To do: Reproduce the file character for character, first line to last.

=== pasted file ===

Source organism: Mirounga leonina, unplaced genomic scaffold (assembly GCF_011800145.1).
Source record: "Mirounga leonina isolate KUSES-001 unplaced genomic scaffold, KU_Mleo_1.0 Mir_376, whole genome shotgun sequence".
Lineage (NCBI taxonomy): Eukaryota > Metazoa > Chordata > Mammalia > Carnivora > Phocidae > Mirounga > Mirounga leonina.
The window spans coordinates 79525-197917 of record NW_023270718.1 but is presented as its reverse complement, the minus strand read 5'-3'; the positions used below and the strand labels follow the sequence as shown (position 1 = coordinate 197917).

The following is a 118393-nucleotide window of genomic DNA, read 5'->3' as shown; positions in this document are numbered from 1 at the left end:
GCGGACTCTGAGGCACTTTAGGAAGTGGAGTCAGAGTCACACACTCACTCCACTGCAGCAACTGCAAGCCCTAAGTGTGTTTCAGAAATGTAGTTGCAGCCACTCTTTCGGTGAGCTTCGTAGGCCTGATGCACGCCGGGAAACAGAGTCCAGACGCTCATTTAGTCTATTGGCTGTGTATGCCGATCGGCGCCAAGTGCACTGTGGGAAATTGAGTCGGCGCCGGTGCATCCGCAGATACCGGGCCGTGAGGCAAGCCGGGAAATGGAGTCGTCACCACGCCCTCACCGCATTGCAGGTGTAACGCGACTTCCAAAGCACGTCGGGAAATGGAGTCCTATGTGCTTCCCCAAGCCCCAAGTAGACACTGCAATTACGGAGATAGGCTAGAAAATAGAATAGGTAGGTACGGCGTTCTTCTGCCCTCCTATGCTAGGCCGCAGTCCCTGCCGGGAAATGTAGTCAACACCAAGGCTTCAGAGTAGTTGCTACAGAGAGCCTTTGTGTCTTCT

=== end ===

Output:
Source organism: Mirounga leonina, unplaced genomic scaffold (assembly GCF_011800145.1).
Source record: "Mirounga leonina isolate KUSES-001 unplaced genomic scaffold, KU_Mleo_1.0 Mir_376, whole genome shotgun sequence".
Lineage (NCBI taxonomy): Eukaryota > Metazoa > Chordata > Mammalia > Carnivora > Phocidae > Mirounga > Mirounga leonina.
The window spans coordinates 79525-197917 of record NW_023270718.1 but is presented as its reverse complement, the minus strand read 5'-3'; the positions used below and the strand labels follow the sequence as shown (position 1 = coordinate 197917).

The following is a 118393-nucleotide window of genomic DNA, read 5'->3' as shown; positions in this document are numbered from 1 at the left end:
GCGGACTCTGAGGCACTTTAGGAAGTGGAGTCAGAGTCACACACTCACTCCACTGCAGCAACTGCAAGCCCTAAGTGTGTTTCAGAAATGTAGTTGCAGCCACTCTTTCGGTGAGCTTCGTAGGCCTGATGCACGCCGGGAAACAGAGTCCAGACGCTCATTTAGTCTATTGGCTGTGTATGCCGATCGGCGCCAAGTGCACTGTGGGAAATTGAGTCGGCGCCGGTGCATCCGCAGATACCGGGCCGTGAGGCAAGCCGGGAAATGGAGTCGTCACCACGCCCTCACCGCATTGCAGGTGTAACGCGACTTCCAAAGCACGTCGGGAAATGGAGTCCTATGTGCTTCCCCAAGCCCCAAGTAGACACTGCAATTACGGAGATAGGCTAGAAAATAGAATAGGTAGGTACGGCGTTCTTCTGCCCTCCTATGCTAGGCCGCAGTCCCTGCCGGGAAATGTAGTCAACACCAAGGCTTCAGAGTAGTTGCTACAGAGAGCCTTTGTGTCTTCT